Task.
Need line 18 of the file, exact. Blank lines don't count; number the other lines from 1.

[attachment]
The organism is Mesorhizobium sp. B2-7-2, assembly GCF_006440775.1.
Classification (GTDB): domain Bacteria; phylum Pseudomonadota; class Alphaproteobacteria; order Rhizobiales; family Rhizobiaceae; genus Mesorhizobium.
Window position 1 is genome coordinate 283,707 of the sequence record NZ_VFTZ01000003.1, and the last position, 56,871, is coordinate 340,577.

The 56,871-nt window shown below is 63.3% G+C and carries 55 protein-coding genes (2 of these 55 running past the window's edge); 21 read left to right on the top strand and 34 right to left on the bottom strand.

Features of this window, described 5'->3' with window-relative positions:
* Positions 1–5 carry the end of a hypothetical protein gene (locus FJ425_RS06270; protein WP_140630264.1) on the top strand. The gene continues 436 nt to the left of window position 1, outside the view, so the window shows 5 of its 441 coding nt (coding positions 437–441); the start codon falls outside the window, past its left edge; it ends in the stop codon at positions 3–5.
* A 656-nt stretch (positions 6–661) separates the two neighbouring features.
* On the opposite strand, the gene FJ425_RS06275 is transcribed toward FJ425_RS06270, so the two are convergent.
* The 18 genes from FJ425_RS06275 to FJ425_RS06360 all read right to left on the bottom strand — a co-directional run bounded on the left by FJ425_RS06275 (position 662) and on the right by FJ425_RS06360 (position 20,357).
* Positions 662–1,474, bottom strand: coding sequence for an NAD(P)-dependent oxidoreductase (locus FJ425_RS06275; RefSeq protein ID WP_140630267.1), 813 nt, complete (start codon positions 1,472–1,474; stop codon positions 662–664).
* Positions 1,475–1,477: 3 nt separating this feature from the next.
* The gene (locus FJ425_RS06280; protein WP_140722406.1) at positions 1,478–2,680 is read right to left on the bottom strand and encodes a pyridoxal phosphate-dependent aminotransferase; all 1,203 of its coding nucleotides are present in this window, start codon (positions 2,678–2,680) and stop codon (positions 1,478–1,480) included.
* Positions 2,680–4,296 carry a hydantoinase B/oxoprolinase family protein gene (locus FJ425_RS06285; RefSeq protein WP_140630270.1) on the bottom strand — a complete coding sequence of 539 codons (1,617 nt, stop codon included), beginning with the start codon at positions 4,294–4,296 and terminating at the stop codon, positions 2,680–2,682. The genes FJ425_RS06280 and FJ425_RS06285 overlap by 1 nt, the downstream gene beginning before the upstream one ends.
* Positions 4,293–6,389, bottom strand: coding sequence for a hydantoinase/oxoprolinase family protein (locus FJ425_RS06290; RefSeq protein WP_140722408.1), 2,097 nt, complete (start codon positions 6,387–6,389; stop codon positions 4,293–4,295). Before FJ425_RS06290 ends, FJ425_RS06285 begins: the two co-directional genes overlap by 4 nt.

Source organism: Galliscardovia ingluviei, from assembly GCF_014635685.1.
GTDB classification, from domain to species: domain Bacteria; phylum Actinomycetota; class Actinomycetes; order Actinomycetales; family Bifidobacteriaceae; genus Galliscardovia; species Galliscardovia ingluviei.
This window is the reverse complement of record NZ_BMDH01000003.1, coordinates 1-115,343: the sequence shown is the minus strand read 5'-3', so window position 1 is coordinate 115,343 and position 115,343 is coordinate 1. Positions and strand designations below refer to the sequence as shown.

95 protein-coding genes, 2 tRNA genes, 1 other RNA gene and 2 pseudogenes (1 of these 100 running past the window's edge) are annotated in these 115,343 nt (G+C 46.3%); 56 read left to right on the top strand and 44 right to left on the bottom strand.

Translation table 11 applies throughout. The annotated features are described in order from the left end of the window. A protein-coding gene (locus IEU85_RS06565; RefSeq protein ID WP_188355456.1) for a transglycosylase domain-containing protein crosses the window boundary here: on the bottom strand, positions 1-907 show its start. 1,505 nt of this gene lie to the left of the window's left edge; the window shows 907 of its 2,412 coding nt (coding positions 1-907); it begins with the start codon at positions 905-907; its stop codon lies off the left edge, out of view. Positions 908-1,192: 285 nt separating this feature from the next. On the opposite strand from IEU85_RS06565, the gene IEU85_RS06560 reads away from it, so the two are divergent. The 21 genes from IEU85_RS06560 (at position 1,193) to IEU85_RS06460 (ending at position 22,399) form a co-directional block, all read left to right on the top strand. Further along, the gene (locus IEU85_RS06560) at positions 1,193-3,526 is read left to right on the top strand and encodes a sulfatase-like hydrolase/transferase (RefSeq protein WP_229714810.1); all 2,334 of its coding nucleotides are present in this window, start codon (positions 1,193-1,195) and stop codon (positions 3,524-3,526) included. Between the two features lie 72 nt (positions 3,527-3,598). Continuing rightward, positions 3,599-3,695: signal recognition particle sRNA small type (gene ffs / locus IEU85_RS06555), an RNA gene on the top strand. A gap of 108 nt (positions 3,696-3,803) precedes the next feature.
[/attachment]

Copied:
95 protein-coding genes, 2 tRNA genes, 1 other RNA gene and 2 pseudogenes (1 of these 100 running past the window's edge) are annotated in these 115,343 nt (G+C 46.3%); 56 read left to right on the top strand and 44 right to left on the bottom strand.